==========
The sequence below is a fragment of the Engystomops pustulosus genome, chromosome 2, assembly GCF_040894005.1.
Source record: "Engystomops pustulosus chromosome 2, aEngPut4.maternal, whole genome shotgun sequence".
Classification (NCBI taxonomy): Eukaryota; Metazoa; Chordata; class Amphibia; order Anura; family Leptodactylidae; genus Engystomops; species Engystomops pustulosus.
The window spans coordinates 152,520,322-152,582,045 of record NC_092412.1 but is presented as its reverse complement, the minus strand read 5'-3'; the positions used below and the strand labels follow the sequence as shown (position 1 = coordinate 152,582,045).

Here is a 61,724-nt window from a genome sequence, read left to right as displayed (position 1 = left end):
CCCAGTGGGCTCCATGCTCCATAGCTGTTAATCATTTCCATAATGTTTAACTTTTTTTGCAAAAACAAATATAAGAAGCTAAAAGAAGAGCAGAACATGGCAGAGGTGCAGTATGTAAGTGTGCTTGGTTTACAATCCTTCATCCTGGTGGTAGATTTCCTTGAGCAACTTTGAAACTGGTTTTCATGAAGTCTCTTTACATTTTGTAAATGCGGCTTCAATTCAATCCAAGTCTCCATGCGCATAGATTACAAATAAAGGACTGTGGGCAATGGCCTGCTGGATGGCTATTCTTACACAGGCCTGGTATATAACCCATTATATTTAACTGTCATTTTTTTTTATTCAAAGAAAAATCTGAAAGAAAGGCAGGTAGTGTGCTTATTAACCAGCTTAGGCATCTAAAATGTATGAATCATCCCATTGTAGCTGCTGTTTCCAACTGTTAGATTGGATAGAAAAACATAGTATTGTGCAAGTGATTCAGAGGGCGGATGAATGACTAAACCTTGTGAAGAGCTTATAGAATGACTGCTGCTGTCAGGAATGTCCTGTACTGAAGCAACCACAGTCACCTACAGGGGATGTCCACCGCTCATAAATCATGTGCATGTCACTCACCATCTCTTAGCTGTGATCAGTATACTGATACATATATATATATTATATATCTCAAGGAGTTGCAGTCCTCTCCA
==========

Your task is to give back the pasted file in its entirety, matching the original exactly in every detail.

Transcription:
The sequence below is a fragment of the Engystomops pustulosus genome, chromosome 2, assembly GCF_040894005.1.
Source record: "Engystomops pustulosus chromosome 2, aEngPut4.maternal, whole genome shotgun sequence".
Classification (NCBI taxonomy): Eukaryota; Metazoa; Chordata; class Amphibia; order Anura; family Leptodactylidae; genus Engystomops; species Engystomops pustulosus.
The window spans coordinates 152,520,322-152,582,045 of record NC_092412.1 but is presented as its reverse complement, the minus strand read 5'-3'; the positions used below and the strand labels follow the sequence as shown (position 1 = coordinate 152,582,045).

Here is a 61,724-nt window from a genome sequence, read left to right as displayed (position 1 = left end):
CCCAGTGGGCTCCATGCTCCATAGCTGTTAATCATTTCCATAATGTTTAACTTTTTTTGCAAAAACAAATATAAGAAGCTAAAAGAAGAGCAGAACATGGCAGAGGTGCAGTATGTAAGTGTGCTTGGTTTACAATCCTTCATCCTGGTGGTAGATTTCCTTGAGCAACTTTGAAACTGGTTTTCATGAAGTCTCTTTACATTTTGTAAATGCGGCTTCAATTCAATCCAAGTCTCCATGCGCATAGATTACAAATAAAGGACTGTGGGCAATGGCCTGCTGGATGGCTATTCTTACACAGGCCTGGTATATAACCCATTATATTTAACTGTCATTTTTTTTTATTCAAAGAAAAATCTGAAAGAAAGGCAGGTAGTGTGCTTATTAACCAGCTTAGGCATCTAAAATGTATGAATCATCCCATTGTAGCTGCTGTTTCCAACTGTTAGATTGGATAGAAAAACATAGTATTGTGCAAGTGATTCAGAGGGCGGATGAATGACTAAACCTTGTGAAGAGCTTATAGAATGACTGCTGCTGTCAGGAATGTCCTGTACTGAAGCAACCACAGTCACCTACAGGGGATGTCCACCGCTCATAAATCATGTGCATGTCACTCACCATCTCTTAGCTGTGATCAGTATACTGATACATATATATATATTATATATCTCAAGGAGTTGCAGTCCTCTCCA